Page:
American Society of Plastic Surgeons Concerned by Latest Bill Addressing Unanticipated Out-of-Network Billing
The House Ways and Means Committee passed legislation that purports to solve the out-of-network billing problem, but in fact unfairly advantages insurance companies at the expense of patient access to care.
ARLINGTON HEIGHTS, IL – We applaud the members of Congress who are working diligently on a balanced solution to the very complex issue of out-of-network billing; however, while the House Ways and Means Committee's Consumer Protections Against Surprise Medical Bills Act has welcome improvements, it still does not address the inherent danger and fundamental imbalance that would be created by benchmarking in-network median rates and by not requiring adequate networks.
Legislation that benchmarks at the in-network median rate acts as a government-induced price-fix that is unilaterally controlled by insurers, removing any incentive for insurers to negotiate in good faith and encouraging even narrower networks. Enshrined in law, this government-set rate becomes the maximum amount that an insurer will ever pay and since it is controlled by the insurers, it can be ratcheted down each year. If the in-network rate and the out-of-network rate that insurers pay are the same, insurers are actually incentivized to remove as many physicians from their plans as possible. This restricts access to live-saving services.
In California, similar legislation passed and benchmarked to average contracted rates. A RAND Corporation study reported that long-standing contracts were terminated by health plans after the passage of the California law. In addition, four large health plans closed their networks to new physicians, and patient complaints about accessing care increased 48 percent in California since the law's enactment.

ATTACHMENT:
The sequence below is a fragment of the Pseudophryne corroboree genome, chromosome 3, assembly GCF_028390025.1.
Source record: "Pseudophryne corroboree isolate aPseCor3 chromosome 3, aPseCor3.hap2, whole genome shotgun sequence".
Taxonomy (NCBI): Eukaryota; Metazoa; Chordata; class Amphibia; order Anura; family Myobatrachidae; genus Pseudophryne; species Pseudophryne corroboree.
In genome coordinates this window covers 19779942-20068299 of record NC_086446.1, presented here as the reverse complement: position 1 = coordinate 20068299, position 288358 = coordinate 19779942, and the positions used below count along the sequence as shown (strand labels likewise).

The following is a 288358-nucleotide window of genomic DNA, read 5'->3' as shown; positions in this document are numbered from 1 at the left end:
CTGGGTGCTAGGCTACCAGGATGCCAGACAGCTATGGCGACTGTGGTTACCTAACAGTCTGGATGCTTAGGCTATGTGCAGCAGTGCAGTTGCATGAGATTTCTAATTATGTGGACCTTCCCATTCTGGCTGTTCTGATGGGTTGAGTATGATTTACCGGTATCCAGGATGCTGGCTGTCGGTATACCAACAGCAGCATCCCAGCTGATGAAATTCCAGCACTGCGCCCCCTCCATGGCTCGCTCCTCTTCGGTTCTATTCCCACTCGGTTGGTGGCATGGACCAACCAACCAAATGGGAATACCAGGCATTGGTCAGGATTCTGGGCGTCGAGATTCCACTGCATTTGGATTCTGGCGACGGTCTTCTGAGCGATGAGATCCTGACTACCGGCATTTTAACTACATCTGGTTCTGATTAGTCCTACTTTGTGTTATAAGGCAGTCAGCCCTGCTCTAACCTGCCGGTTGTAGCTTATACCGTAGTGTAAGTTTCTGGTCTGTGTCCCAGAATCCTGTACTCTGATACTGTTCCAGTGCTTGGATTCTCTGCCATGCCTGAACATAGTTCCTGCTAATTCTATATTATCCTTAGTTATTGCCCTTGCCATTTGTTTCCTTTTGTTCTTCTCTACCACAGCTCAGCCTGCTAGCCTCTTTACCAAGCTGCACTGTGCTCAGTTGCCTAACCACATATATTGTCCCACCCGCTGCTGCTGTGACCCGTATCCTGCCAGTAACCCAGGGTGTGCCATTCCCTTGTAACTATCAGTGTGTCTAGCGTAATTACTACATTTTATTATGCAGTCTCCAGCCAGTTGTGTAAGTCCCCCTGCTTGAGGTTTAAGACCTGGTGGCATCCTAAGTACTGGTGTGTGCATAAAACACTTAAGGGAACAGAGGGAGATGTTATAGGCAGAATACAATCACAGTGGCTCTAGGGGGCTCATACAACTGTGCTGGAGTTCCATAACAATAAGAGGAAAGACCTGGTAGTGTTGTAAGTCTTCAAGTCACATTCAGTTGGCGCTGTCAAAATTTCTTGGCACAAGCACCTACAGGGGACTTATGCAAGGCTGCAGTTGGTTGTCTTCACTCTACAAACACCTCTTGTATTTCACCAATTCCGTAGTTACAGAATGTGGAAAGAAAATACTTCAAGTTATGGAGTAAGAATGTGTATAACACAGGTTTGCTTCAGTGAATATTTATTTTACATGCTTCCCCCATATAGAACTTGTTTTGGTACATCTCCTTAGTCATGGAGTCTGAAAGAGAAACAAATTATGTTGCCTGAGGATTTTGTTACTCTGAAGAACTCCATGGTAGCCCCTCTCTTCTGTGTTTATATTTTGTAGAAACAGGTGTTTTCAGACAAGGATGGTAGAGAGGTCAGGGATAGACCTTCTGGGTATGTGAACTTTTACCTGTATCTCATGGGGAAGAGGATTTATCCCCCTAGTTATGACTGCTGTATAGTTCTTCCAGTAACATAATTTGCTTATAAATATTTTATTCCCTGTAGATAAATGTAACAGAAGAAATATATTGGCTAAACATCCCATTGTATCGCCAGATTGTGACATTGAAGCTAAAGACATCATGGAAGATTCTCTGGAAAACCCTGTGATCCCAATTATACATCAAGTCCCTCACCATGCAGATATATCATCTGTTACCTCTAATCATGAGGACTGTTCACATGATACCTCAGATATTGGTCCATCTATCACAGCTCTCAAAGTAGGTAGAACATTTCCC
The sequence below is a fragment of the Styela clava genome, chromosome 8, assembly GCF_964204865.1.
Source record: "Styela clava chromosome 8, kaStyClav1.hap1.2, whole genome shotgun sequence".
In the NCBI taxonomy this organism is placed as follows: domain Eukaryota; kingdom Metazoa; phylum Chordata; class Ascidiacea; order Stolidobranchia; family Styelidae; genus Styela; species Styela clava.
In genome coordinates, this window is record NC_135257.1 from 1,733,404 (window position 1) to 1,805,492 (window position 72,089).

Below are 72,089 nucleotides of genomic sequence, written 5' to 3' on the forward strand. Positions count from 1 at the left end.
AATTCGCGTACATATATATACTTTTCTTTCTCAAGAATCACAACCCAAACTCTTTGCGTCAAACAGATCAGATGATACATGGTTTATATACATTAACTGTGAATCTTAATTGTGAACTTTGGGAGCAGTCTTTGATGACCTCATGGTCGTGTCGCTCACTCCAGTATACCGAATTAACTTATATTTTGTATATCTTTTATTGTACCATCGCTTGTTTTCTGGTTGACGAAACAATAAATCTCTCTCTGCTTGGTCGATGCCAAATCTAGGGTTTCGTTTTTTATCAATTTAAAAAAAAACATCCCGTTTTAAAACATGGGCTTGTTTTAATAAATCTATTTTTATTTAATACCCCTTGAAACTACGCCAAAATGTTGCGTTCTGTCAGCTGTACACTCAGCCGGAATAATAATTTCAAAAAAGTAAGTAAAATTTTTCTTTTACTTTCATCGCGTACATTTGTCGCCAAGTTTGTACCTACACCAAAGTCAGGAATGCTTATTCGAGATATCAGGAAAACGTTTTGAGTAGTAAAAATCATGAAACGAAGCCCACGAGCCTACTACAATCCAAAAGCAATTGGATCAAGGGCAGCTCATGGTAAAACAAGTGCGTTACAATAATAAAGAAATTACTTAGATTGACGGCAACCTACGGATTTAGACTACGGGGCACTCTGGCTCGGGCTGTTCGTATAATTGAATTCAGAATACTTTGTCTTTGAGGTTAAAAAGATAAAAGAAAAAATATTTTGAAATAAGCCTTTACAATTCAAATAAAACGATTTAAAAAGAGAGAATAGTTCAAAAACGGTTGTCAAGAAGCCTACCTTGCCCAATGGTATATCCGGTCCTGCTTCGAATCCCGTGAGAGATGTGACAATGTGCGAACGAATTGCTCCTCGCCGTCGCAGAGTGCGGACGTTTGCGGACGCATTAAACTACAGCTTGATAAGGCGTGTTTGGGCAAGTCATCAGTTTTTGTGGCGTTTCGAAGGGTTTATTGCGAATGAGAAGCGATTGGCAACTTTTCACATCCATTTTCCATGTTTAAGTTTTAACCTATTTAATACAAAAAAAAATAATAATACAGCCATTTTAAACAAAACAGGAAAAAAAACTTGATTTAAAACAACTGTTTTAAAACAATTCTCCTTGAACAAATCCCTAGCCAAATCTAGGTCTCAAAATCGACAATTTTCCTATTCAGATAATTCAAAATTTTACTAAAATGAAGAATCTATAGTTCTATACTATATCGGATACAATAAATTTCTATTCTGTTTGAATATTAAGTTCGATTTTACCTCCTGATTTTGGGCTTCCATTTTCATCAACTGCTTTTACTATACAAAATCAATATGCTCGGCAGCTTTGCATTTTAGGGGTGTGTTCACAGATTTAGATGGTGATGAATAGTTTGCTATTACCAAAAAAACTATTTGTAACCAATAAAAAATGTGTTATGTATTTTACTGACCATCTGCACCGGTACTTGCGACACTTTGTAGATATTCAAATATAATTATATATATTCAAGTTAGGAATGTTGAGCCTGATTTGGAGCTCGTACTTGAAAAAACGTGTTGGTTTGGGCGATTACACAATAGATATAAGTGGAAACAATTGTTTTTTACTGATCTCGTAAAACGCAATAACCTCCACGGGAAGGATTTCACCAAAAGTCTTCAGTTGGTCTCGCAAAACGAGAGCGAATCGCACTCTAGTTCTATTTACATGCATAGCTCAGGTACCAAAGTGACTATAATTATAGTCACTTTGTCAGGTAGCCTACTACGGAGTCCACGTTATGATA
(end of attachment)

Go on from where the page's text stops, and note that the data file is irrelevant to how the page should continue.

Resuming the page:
Bottom line-driven network construction by insurers is what causes unintended out-of-network encounters. Passing a bill that incentivizes it will undercut all the very real, necessary, and good patient protections any bill might also contain.
Thus, protections for adequate networks, measured by both time and distance standards, must be included in any legislation that addresses surprise billing. The adequate network provisions must have penalties that are enforced, otherwise they offer protection in name only. One way to achieve this is to stipulate that insurers lose the protections of the surprise billing legislation on a case-by-case basis when a patient is unable to find a physician within the specified time and distance. At that point, the insurer must pay the full charges without recourse.
A successful balanced package should not benchmark out-of-network payments to an in-network rate, it should consider an independent, third party database and contain an easily accessible dispute resolution process that allows multiple data points from the range of paid claims. States which follow that model, such as New York, have proven successful in ending surprise billing, incentivizing insurers to expand their networks, increasing access to care, and creating a level playing field between insurance companies and physicians while protecting patients."
This legislation was intended to address out-of-network billing, but it risks depleting networks even further, which leads to decreased access, and accelerating healthcare consolidation, which leads to increased healthcare costs overall.
The American Society of Plastic Surgeons (ASPS) is the largest organization of board-certified plastic surgeons in the world. Representing more than 11,000 physician members worldwide, the society is recognized as a leading authority and information source on cosmetic and reconstructive plastic surgery. ASPS comprises more than 92 percent of all board-certified plastic surgeons in the United States. Founded in 1931, the society represents physicians certified by The American Board of Plastic Surgery or The Royal College of Physicians and Surgeons of Canada.